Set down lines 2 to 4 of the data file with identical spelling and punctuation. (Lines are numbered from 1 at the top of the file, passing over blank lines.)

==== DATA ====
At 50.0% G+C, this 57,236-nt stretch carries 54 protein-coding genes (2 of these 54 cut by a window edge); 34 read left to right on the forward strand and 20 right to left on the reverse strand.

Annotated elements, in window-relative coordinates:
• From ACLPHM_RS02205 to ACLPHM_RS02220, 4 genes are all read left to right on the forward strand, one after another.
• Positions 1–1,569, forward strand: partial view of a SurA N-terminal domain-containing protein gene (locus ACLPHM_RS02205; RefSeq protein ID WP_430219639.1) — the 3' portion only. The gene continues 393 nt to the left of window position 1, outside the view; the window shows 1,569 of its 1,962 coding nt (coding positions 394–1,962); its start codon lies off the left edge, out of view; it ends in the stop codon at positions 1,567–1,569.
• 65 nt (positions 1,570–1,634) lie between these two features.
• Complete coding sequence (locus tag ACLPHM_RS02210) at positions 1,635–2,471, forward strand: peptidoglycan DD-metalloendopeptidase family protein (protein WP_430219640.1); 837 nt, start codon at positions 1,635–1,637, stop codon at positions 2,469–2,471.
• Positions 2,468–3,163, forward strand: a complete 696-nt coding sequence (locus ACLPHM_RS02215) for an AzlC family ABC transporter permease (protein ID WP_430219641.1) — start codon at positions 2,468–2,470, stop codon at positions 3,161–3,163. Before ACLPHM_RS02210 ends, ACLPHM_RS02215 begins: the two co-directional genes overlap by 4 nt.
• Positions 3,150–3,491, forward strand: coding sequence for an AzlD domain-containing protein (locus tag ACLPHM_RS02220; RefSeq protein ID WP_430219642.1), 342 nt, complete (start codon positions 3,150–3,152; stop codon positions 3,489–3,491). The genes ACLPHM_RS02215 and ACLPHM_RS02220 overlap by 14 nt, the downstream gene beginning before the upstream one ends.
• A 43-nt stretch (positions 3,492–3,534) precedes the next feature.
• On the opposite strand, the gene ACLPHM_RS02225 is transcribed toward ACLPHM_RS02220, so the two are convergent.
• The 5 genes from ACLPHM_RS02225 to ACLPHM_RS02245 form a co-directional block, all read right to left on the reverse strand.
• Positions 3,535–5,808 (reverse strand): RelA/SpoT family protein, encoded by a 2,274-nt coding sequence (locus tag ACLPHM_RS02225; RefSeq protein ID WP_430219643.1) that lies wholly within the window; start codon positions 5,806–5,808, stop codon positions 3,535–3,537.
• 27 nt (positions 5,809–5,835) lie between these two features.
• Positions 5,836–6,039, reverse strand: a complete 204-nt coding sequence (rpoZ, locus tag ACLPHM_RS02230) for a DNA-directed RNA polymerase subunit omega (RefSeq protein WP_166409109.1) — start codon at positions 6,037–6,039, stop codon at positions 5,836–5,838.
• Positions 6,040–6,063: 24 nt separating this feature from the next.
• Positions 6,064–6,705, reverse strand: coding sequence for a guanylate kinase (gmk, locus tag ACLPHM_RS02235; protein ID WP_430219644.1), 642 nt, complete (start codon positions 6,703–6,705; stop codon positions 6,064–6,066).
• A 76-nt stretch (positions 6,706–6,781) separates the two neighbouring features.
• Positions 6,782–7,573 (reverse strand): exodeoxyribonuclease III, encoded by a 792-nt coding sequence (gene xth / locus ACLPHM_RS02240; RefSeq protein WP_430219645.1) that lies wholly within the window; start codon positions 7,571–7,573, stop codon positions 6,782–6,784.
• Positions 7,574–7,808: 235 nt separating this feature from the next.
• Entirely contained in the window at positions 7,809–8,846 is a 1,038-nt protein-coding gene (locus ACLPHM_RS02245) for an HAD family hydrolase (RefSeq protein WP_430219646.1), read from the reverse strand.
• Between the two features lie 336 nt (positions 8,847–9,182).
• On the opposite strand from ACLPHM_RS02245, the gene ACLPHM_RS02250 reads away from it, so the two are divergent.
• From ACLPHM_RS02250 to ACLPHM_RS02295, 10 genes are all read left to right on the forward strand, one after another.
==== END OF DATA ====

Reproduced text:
Annotated elements, in window-relative coordinates:
• From ACLPHM_RS02205 to ACLPHM_RS02220, 4 genes are all read left to right on the forward strand, one after another.
• Positions 1–1,569, forward strand: partial view of a SurA N-terminal domain-containing protein gene (locus ACLPHM_RS02205; RefSeq protein ID WP_430219639.1) — the 3' portion only. The gene continues 393 nt to the left of window position 1, outside the view; the window shows 1,569 of its 1,962 coding nt (coding positions 394–1,962); its start codon lies off the left edge, out of view; it ends in the stop codon at positions 1,567–1,569.